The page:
- Interesting shapes/colour: plane-shaped, look like pizza
- Ways of choosing: blindfold, etc
Then Moose and Goose chose a small number of themes to dig into a bit deeper.
- ways of choosing
After looking at these three themes, Moose came up with a new idea: how about making it difficult for the children to get exactly the food they want?
Goose extended the idea. “Make them use bows and arrows, to shoot for their food. Call it ‘Food Shoot Hunt’”. This sounded good.
Moose continued with the idea. Maybe they could have food dangling by string from the ceiling. Perhaps from a moving platform. This idea was picking up speed.
With an arrow on a string, suggested Goose, the arrow could be easily retrieved for the next pupil.
Hm. Yes. Moose and Goose both liked this Food Shoot Hunt idea. They prepared the idea in a bit more detail, and contacted the Head to arrange for a trial day to test it out.
On the trial day, Moose and Goose arrived early. They needed to explain the idea to the dinner ladies and it was going to require a lot of extra work compared to a normal lunch, so Moose and Goose would need to help with the preparation.
The pupils lining up for the lunch saw some posters on the wall describing the new arrangement. The pupils at the front read the posters out loud so those at the back could hear what was about to happen.
“It’s the Food Shoot Hunt. You have to shoot for your food. If you hit it, you eat it.”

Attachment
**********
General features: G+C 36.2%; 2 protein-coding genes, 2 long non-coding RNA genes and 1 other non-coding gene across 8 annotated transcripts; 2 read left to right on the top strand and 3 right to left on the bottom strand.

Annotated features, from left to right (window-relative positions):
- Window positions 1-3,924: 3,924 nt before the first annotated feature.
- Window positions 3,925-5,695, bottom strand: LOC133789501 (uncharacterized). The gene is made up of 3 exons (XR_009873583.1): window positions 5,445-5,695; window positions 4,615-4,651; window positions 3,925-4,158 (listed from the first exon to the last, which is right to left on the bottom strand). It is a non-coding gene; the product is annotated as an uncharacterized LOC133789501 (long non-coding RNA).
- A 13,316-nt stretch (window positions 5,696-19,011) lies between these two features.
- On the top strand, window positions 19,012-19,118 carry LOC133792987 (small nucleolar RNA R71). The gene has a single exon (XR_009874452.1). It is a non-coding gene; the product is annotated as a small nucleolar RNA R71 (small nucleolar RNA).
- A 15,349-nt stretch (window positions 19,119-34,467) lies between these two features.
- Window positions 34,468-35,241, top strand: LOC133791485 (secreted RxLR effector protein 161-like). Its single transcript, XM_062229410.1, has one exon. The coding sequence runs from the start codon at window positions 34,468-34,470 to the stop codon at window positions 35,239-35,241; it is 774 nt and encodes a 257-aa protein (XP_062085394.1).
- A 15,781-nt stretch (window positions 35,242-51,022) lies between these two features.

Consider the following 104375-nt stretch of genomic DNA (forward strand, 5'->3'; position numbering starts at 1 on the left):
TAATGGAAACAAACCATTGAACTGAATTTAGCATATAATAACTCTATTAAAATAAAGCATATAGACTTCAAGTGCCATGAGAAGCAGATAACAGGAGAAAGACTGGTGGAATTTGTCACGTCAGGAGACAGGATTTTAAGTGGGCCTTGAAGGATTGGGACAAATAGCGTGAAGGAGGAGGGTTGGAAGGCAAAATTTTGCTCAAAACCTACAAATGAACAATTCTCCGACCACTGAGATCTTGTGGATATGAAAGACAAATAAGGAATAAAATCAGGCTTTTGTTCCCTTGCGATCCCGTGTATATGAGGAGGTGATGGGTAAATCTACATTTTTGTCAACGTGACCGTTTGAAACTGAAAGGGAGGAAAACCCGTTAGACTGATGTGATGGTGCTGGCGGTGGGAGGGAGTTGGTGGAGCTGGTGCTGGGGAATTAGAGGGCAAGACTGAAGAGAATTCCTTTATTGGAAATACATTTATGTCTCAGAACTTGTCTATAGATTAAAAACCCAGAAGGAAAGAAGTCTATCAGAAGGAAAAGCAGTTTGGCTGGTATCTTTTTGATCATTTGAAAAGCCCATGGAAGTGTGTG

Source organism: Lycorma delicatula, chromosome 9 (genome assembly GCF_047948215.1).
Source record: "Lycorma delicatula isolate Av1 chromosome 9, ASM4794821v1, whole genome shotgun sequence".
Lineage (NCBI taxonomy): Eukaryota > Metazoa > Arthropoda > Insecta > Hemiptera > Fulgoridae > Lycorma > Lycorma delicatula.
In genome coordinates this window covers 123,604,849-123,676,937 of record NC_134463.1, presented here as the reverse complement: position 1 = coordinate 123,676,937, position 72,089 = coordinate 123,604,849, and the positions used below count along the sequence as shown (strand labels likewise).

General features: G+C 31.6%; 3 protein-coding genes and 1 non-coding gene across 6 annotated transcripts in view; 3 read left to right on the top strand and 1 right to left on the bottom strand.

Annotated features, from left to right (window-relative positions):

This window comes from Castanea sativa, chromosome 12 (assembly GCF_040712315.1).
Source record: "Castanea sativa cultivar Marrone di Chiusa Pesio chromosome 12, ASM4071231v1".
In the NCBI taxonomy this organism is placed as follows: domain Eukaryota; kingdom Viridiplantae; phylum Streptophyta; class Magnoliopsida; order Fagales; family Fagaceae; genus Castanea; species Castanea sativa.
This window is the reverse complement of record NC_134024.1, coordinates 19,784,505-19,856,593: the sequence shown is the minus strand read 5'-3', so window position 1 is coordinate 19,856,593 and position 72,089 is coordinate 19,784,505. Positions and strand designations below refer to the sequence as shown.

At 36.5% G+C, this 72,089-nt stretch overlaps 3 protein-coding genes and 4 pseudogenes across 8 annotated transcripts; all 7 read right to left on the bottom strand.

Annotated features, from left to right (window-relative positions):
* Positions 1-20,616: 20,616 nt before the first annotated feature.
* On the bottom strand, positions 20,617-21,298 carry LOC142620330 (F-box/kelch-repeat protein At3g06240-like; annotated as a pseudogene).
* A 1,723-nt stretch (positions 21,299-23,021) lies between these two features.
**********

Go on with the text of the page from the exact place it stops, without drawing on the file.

The first pupils into the lunch hall, saw food swinging about from the ceiling, above the dinner ladies’ heads.
The very first pupil was handed a bow and arrow, and the very first thing she did was shoot Moose in the foot. Ouch. The arrow was reeled back in, and she tried again, aiming at a pizza. She missed that, but got an omelette plane. As the omelette fell, it also knocked down some broccoli trees and cauliflower clouds.
The second pupil aimed better, and she got a pizza, but also knocked down some carrots and a tub of peas.
Moose and Goose handed out a couple more bows and arrows, and the queue started to move along quite quickly. The pupils were very excited, and keen to test their archery skills.
Soon, everyone was eating, much of the food was healthy, and no-one was complaining. There was some food still left dangling from the ceiling, though.
Moose talked loudly with Goose.
“Did anyone get the pound coin hidden prize?”
“Oh that is a shame, so it’s going to go unclaimed.”
Several pupils immediately lined up again, and there was lots more shooting of arrows and food being knocked down. Soon, someone got the pound coin, but the line stayed in place, and all the food was rapidly shot and eaten.
The Head arrived late to see all the food gone. Very happy, she asked Moose and Goose how they had achieved this miracle.
Moose and Goose didn’t say, but suggested the pupils might like to write about it in their next lesson.
(from The Moose and Goose Stories)
by Chris Gathercole
published: 05 October 2011
This work is licensed under a
Creative Commons Attribution-NonCommercial-ShareAlike 3.0 Unported License.